July 13, 2011 by abbyo
I have never walked out of a movie before. It would take a lot for me to even consider doing it. I would need to be angered by the things I saw. The movie would need to present me with wholly unlikeable characters, and a premise that was questionably worth my attention. It would need to be narrow-minded, self-righteous in its wrongness, and offend my beliefs about something I hold dear. In short, it would have to be a lot like this week’s post subject, “Art of the Steal.” I did not walk out of “Art of the Steal,” but that’s because I was watching it at home, not in a theater, and because I was reviewing it for this blog, which meant I had to watch every last excruciating, obnoxious second. I was so angry by the time I finished the film that my emotions made me physically tired. Had the DVD not been a rental, I might have pulled a David Edelstein and snapped the thing over my knee.
“Art of the Steal” is about the Albert Barnes Collection, a collection of great works of art amassed by eccentric pharmaceutical entrepreneur Albert Barnes. The collection contains works by Van Gogh, Matisse, Cezanne, and scads of other important artists, which Barnes scored by purchasing them before they were in demand. Instead of allowing the public to come and see his collection (stored in his Merion, PA, mansion) at will, Barnes blocked access, instead allowing only students from the educational foundation he created to get a look.
Upon his death in 1951, the future of the Barnes foundation was thrown into turmoil. In his will, Barnes stipulated that his collection be kept in its current location, and to never allow the Philadelphia Museum of Art to get their grubby little hands on it. But subsequent leaders of the Barnes Foundation realized that to keep the foundation running, they were going to have to actually raise some money. Their attempts to keep the foundation alive eventually led to the collection’s acquisition by the Philadelphia Museum of Art, much to the anger of “art lovers” all over the world, or so the documentary would have us believe.
“Art of the Steal” tells the story of the Barnes Collection in a way that makes it look like the Philadelphia art establishment (and the city) did a great injustice to the collection by going against Albert Barnes’ wishes and making the art more accessible to the public. The film glorifies anyone who’s even remotely associated with the foundation, and vilifies anyone who tried to make the collection more accessible. There’s a strong vein of anti-tourism running through this movie that smacks of elitism, as though the collection should be kept selectively accessible because the common man isn’t worthy of exposure to art. Not only the Philadelphia museum but museums worldwide are viewed as commercial tarts interested only in turning a profit from special exhibits. It’s like an art world version of “The Corporation,” where the Louvre and the National Gallery are viewed in the same way as Wal-Mart and Costco.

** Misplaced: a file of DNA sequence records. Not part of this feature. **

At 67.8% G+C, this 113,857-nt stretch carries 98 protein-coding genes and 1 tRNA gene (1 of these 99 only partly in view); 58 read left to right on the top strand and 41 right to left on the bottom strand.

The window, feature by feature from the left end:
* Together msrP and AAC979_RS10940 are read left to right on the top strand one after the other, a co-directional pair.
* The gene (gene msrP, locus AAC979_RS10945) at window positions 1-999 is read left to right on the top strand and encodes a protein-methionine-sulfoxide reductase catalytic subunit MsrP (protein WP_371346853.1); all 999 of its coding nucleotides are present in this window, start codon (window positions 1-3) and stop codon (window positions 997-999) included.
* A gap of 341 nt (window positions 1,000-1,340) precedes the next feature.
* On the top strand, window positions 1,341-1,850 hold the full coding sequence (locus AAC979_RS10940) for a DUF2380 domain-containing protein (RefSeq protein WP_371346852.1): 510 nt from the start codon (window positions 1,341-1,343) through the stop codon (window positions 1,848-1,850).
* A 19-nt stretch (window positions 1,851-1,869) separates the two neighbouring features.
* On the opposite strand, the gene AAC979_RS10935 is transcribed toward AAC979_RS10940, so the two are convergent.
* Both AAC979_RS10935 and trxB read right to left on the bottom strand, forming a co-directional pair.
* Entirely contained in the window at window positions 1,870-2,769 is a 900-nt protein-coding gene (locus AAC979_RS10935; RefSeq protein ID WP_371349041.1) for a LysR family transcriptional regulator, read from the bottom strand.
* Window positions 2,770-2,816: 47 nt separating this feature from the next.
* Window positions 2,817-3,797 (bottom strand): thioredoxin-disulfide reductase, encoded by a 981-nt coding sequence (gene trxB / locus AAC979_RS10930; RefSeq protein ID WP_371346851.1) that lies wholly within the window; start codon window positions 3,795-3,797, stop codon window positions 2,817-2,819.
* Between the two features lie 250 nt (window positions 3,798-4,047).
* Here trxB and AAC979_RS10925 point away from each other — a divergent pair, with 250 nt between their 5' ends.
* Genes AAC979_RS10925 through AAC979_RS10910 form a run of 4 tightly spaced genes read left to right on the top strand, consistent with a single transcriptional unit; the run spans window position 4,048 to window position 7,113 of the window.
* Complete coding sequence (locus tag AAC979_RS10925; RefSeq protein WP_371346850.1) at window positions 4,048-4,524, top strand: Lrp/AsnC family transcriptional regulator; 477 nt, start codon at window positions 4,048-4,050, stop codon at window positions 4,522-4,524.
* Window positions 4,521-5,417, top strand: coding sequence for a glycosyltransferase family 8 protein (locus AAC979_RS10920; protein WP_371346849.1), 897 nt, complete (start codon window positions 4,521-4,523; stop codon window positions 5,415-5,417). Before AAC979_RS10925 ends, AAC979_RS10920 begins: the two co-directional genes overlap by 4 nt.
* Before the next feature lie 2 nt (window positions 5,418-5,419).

This was where my problems with “Art of the Steal” started. I’m a fan of art museums, and I’m going to make the crazy assumption that I’m not alone. I may never have studied art history, but I do love great art, and I appreciate the educational opportunity that museums allow. I also understand that acquiring and maintaining the works in these places is not cheap, and that to keep their budgets balanced, museums do need to court donors and host for-profit special exhibits. I resent an institution I respect being badmouthed for providing what I consider valuable services, and I resent being considered a mindless consumer for having this point of view. Just because some people have to travel to see good art does not mean they don’t appreciate it. The fact that they’re willing to make the journey proves that they do.